BRISTOL, RI (WPRI) — A memo recently filed by Bristol city attorneys reveals that they are advising the city council against changing the definition of “adult entertainment.”
Last month, resident Robert Botelho filed a petition asking the council to expand the definition language to include, “the act of entertaining with or without music by dancing, or behaving in a manner consistent with imitating sexual action or seduction with or without without the physical contact of others with the intent to amuse, please, sexually stimulate, or provide sexual gratification to view legal adult pleasures on or off the premises.”
A Bristol brewery that had recently hosted a drag show and the Rhode Island American Civil Liberties Union (ACLU) fought the petition once they learned he would appear at a city council meeting earlier this month.
In a letter to Bristol City Council, the ACLU said the petition is “inappropriately directed at LGBTQ+ people.”
ACLU chief executive Steven Brown also wrote that the proposed language “is broad enough to have the Footloose-ian effect” and would, in turn, bring strict regulations for any type of entertainment in Bristol.
At the March 1 meeting, Botelho argued that he filed the petition long before the drag show took place and that his petition did not specifically mention drag shows.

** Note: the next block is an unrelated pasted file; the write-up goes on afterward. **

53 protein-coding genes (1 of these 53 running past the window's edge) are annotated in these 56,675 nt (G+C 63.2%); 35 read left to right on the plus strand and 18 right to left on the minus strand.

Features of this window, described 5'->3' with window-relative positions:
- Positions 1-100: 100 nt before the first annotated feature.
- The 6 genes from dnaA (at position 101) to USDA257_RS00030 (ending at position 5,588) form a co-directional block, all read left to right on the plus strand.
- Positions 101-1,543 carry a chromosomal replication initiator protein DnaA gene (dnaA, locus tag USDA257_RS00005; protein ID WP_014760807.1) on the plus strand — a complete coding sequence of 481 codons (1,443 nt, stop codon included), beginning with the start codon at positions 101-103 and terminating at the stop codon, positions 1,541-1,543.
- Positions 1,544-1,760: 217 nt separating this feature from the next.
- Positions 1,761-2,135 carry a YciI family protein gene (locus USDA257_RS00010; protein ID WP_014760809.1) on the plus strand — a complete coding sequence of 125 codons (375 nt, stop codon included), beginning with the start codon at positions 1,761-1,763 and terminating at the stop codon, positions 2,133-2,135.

“The notion that this excludes any (transgender) sexual spectacle, this is not that,” he told councilors on March 1. “If I wanted such an activity to take place, I could work with the city attorney to define and allow it. ”
Last week, Deputy City Attorney Amy Goins sent a memo to council members saying the current definition of adult entertainment is “narrowly tailored and leaves very little room for
to guess which activity falls under this definition.”
“In contrast, Mr. Botelho’s proposed language contains the ambiguous phrase ‘consistent with imitating sexual action or seduction,’” Goins added.
Goins pointed out how at a March 1 city council meeting, Vice President Mary Parella stated that the definition “could possibly be extended to cheerleading team performances,” and how Brown said that “a wide range of classical and contemporary movies would suddenly be considered adult entertainment.” ‘ along with dancing naked in a bar.”
“We agree with this statement and interpretation,” Goins wrote.
While the decision is ultimately left to the council to change the definition or not, Goins said lawyers advised against changing the proposed definition.
“It is our opinion that Mr. Botelho’s proposed definition of adult entertainment would likely be struck down by a review court in the event of a lawsuit,” Goins wrote. “In that case, the city would also be responsible for attorneys’ fees.”
“Additionally, it is our opinion that the current definition of adult entertainment in the zoning ordinance is sufficient to cover traditional establishments that municipalities seek to
strictly limit,” he added.
The city council meets at 7:00 pm on Wednesday.
Although the meeting will be available to view via zoom, the agenda states that there will only be in-person participation.